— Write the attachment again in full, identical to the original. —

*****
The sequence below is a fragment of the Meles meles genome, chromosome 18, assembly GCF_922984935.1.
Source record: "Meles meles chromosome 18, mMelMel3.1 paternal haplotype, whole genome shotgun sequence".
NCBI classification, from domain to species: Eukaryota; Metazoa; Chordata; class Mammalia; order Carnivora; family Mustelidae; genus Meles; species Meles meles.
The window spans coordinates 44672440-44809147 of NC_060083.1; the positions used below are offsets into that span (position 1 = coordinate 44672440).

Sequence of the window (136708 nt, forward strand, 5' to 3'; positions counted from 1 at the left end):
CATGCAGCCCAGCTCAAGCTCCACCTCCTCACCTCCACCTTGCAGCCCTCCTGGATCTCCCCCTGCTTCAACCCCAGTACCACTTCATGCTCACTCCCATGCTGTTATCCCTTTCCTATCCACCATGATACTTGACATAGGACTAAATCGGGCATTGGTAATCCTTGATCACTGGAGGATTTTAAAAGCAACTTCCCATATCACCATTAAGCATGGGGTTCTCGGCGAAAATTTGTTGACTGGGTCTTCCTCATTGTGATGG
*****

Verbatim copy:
The sequence below is a fragment of the Meles meles genome, chromosome 18, assembly GCF_922984935.1.
Source record: "Meles meles chromosome 18, mMelMel3.1 paternal haplotype, whole genome shotgun sequence".
NCBI classification, from domain to species: Eukaryota; Metazoa; Chordata; class Mammalia; order Carnivora; family Mustelidae; genus Meles; species Meles meles.
The window spans coordinates 44672440-44809147 of NC_060083.1; the positions used below are offsets into that span (position 1 = coordinate 44672440).

Sequence of the window (136708 nt, forward strand, 5' to 3'; positions counted from 1 at the left end):
CATGCAGCCCAGCTCAAGCTCCACCTCCTCACCTCCACCTTGCAGCCCTCCTGGATCTCCCCCTGCTTCAACCCCAGTACCACTTCATGCTCACTCCCATGCTGTTATCCCTTTCCTATCCACCATGATACTTGACATAGGACTAAATCGGGCATTGGTAATCCTTGATCACTGGAGGATTTTAAAAGCAACTTCCCATATCACCATTAAGCATGGGGTTCTCGGCGAAAATTTGTTGACTGGGTCTTCCTCATTGTGATGG